Saturday, June 27, 2009
Or just damn good at video editing?
Something tells me that the guy in the video can actually play that piece (though not with so many voices). A mind and will that has the patience and creativity to put together such a video also should also have the patience to practice and actually learn the piece.
Tuesday, June 23, 2009
Steven Bird at Language Log talks about Usarufa, a language of Papua New Guinea that is in danger of dying out. He wanted to pass on the seriousness of the language's fate to its native speakers, so he turned to an audio aid.
I played them a recording of the "last words" of the Jiwarli language of Western Australia. After some questioning looks I explained that this language is now dead, and we were listening to its last speaker before he died. As one they all looked down, shaking their heads in disbelief and saying sorry, sorry, sorry…. It was as if I told them a mutual friend had died. They urged me to put that recording on a cassette tape so they could take it back to their village. That way, everyone would surely understand what will happen to the Usarufa language unless there are serious attempts to revitalize it.This story struck some readers of the Language Log as especially poignant, and it elicited such comments as this:
Thank you for this! I'm often struck by how apparently uncomprehending many people are about the gravity of language death.And this:
The technique you’ve discovered seems to be effective in conveying the gravity of language death to people, and I’d recommend it to anyone else who has trouble convincing a group whose language is endangered.And this:
This made me a little weepy.These reactions prompted me to pop into the comments section and say this:
I understand that many people, including non-linguists, think it is a bad thing that languages die out, but why do they take it so hard? Is it simply an emotional gut reaction? Does a language — any language, including English — have an intrinsic value simply because it exists? Or, if it reaches the point where there are no more native speakers and it loses its value as a tool of communication, is it just as well that it passes into the realm of history?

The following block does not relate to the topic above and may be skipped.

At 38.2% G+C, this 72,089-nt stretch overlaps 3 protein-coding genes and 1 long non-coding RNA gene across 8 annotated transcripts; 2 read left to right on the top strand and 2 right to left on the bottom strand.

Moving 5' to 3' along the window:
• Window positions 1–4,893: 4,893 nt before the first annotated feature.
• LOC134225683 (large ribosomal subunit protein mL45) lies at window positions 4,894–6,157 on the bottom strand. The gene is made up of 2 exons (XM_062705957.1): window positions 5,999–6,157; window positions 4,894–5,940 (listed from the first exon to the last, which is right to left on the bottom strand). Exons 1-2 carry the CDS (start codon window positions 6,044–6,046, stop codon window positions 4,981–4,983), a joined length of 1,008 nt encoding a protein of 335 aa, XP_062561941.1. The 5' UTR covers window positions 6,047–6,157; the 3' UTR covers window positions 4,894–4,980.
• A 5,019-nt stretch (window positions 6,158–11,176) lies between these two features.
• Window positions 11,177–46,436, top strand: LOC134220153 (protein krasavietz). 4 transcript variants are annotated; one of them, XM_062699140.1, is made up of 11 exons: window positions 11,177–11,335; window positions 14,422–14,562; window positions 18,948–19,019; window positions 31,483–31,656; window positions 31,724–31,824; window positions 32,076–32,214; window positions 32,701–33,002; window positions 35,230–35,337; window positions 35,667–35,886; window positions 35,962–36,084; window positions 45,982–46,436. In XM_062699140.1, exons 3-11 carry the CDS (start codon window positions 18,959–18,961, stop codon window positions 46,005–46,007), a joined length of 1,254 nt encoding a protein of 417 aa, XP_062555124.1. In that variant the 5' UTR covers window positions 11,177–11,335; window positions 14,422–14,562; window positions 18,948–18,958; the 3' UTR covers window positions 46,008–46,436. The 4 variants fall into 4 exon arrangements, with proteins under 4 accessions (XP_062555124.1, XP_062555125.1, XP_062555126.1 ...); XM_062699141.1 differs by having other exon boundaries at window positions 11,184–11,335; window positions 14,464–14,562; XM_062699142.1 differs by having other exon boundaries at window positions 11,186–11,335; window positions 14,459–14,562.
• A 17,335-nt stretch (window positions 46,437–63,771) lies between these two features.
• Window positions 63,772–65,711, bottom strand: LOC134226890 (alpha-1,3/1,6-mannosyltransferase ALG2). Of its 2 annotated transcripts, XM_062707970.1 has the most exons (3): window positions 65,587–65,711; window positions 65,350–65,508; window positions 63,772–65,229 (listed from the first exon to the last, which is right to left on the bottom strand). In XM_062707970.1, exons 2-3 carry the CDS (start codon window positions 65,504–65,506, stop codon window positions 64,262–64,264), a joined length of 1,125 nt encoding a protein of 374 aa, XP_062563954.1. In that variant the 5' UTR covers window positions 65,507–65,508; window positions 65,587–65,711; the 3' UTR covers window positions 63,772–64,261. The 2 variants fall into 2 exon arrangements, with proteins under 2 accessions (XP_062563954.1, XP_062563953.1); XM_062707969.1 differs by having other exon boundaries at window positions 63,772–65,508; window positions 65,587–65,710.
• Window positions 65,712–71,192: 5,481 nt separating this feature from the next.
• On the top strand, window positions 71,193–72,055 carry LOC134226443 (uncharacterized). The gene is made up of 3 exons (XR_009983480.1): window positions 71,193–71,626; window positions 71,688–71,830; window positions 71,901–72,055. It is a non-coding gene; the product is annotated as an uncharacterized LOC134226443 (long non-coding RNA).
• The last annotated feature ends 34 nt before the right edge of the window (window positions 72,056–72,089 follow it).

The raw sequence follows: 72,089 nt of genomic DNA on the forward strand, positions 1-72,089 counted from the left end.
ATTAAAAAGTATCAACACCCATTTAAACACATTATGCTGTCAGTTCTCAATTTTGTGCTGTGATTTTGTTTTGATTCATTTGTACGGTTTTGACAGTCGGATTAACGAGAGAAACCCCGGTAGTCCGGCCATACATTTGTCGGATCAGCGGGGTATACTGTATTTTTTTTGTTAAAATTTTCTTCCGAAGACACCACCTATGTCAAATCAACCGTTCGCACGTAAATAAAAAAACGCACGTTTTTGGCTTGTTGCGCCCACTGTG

I'm not saying this as a troll. I'm truly curious because, even though I appreciate the beauty of well-written words, I also realize that languages die out from time to time, and I don't think humanity is the lesser for it. In fact, we continue to reach for the stars, to better ourselves and our neighbors, and to make grand new discoveries. Think of me as insensitive if you like, but I wonder why the death of a little-used language always so horrifying.
What do you think? Is the death of a language always a horrible thing? Do languages possess a value because they simply exist? Or is a language a neutral tool that is used to pass on information, and when that tool is no longer needed it can be cast aside without emotional attachment?
I'm truly curious.
Friday, June 19, 2009
Or should I say ****bbling over a word?
(From the Wall Street Journal)
STOCKTON SPRINGS, Maine -- For nearly a decade, locals here have been fighting American Indians over the name of a dead-end dirt road.
The lane in question, on a woodsy bluff overlooking the ocean, was once called Squaw Point Road. Maine banned the word "squaw" from place names in 2000, in deference to Indians who consider it racist. Names such as Squaw's Bosom Mountain and Little Squaw Brook quietly receded into history.
But residents here played Scrabble with the spelling instead. They renamed the road Squawpoint -- then later, Squa Point and Squapoint, complying with the letter of the law but not with its spirit, critics say.
The resistance prompted the state into action again. This month, Maine lawmakers amended the law to ban public place names that include "the designation 'squa' or any derivation of 'squa' as a separate word or as a separate syllable in a word."
Lesley Cosmano, a retired Chicago schoolteacher who moved here with her husband in 2005, finds the amendment ridiculous. "This means birds can no longer squawk, people can't squabble" and town squares might be outlawed, she says, in her dining room with views of Penobscot Bay -- namesake of one of Maine's largest Indian tribes.
It's an interesting look into small-town politics.
OK, here is my all-time musical guilty pleasure.
It's the Moody Blues.
I can't help it, I love to listen to that band! From their hippy-dippy space travel stuff from decades ago through the 1980s synth-fests to wherever they ended up, I can't help grooving when I hear a Moody Blues song. That's odd coming from me. As you may know, if you have been reading this blog for a while, I am a fan of heavy metal (Iron Maiden in particular), and I can thrash with the best of them. That's why I don't share my guilty pleasure too readily. I get some stange looks if I do.
Anyway, I like to listen to the Moody Blues. A lot. And, just to jog your memory if you haven't heard them for some time, here is a brief medley: